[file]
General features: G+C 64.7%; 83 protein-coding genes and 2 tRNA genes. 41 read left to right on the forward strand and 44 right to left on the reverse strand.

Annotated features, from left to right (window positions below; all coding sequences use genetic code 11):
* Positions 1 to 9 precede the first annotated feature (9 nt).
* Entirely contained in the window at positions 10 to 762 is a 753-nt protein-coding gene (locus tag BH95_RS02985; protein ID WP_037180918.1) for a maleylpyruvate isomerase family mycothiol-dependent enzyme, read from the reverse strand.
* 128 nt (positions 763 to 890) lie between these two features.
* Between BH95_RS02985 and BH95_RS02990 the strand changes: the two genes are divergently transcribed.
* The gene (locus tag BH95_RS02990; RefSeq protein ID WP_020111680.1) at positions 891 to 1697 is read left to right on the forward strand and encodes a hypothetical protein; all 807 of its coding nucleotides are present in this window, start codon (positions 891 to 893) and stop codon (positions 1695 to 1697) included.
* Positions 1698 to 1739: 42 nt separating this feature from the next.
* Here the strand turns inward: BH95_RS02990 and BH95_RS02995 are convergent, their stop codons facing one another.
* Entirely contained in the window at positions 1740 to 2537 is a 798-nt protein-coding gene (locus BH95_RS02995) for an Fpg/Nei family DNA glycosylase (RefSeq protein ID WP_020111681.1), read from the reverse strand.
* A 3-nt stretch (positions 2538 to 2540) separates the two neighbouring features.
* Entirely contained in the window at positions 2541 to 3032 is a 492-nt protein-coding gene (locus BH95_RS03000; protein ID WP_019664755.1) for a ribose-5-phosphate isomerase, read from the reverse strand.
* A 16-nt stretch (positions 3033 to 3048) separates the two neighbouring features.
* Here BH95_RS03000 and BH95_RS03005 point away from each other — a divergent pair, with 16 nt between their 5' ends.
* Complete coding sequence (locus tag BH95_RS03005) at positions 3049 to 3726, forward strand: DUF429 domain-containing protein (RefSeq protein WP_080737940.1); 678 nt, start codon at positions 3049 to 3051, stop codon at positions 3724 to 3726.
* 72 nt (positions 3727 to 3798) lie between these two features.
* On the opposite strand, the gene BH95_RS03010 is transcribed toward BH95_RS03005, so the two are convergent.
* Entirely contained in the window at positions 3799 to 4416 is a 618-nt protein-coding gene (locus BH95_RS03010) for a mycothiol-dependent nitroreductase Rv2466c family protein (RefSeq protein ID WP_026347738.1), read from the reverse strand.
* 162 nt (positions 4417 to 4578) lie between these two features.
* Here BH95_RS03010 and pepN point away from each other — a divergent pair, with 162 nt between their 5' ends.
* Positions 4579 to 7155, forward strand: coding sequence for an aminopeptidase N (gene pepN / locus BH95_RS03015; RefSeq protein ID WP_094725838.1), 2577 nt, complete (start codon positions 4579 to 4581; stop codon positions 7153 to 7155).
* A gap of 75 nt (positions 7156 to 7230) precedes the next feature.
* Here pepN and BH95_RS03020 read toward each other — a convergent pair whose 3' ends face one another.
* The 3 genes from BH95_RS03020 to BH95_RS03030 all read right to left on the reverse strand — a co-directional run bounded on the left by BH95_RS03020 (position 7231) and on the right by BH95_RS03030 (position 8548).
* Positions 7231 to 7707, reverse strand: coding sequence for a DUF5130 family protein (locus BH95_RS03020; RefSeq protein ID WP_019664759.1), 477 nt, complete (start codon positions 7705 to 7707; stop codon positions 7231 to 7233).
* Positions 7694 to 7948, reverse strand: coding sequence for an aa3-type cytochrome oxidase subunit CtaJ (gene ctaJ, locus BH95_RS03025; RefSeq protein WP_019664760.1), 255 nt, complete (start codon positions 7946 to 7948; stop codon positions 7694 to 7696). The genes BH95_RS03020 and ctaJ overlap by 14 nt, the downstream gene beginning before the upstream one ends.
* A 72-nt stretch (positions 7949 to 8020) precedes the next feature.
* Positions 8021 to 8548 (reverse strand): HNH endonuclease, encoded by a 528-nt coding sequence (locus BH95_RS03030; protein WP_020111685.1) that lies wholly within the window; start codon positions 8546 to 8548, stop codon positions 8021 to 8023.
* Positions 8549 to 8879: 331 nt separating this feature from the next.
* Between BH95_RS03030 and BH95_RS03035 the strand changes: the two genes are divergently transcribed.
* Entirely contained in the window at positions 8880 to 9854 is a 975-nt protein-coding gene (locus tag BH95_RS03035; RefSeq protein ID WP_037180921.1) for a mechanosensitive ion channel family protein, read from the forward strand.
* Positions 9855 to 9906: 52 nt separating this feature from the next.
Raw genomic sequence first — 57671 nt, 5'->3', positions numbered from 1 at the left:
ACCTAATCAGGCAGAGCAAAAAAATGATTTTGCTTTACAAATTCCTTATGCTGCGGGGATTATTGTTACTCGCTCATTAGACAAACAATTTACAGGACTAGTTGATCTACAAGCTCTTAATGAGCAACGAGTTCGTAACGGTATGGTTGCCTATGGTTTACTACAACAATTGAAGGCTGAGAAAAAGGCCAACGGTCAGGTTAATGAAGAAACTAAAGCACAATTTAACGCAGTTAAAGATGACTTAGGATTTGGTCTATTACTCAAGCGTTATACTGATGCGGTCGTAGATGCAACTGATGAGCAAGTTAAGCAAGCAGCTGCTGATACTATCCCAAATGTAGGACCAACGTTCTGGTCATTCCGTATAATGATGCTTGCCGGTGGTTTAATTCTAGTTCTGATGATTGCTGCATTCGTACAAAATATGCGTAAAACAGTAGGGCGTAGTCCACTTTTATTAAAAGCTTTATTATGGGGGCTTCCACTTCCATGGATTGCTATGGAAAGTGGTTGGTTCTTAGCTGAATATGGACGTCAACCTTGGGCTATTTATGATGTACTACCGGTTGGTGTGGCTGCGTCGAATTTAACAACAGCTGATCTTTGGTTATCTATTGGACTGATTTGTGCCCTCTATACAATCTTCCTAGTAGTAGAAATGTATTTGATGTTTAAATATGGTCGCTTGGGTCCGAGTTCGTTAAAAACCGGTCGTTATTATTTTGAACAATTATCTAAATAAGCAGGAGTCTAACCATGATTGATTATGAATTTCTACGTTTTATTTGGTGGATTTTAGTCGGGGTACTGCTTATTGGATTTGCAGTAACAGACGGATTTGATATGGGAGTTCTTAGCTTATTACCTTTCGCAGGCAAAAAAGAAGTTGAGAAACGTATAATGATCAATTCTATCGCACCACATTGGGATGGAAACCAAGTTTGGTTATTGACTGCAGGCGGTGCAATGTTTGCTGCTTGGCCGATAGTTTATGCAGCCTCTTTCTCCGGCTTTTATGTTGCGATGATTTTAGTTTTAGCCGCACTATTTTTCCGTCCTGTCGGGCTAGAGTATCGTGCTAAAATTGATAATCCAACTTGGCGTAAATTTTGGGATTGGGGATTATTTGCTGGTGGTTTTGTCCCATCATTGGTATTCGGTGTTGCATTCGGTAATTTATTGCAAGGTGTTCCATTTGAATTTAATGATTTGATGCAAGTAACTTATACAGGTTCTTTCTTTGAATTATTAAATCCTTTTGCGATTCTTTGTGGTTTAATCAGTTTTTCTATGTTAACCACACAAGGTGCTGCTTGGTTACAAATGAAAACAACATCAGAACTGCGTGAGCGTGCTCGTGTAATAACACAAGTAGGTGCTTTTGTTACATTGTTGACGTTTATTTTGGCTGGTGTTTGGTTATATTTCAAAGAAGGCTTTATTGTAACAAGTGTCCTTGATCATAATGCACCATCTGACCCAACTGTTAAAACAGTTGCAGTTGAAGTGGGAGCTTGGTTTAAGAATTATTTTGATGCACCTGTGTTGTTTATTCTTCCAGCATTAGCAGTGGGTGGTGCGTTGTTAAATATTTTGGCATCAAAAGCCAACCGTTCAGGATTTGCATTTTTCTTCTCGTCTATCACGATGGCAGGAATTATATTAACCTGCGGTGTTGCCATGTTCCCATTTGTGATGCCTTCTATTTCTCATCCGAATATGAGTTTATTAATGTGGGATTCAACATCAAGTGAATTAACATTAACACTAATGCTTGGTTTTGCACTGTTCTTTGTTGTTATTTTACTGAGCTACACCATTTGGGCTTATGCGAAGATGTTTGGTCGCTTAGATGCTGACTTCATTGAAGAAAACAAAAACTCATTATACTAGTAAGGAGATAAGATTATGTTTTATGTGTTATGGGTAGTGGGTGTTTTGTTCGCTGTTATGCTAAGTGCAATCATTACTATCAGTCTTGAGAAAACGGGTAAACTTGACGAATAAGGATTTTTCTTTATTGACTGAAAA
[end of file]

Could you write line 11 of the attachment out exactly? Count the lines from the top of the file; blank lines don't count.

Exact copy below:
* A 3-nt stretch (positions 2538 to 2540) separates the two neighbouring features.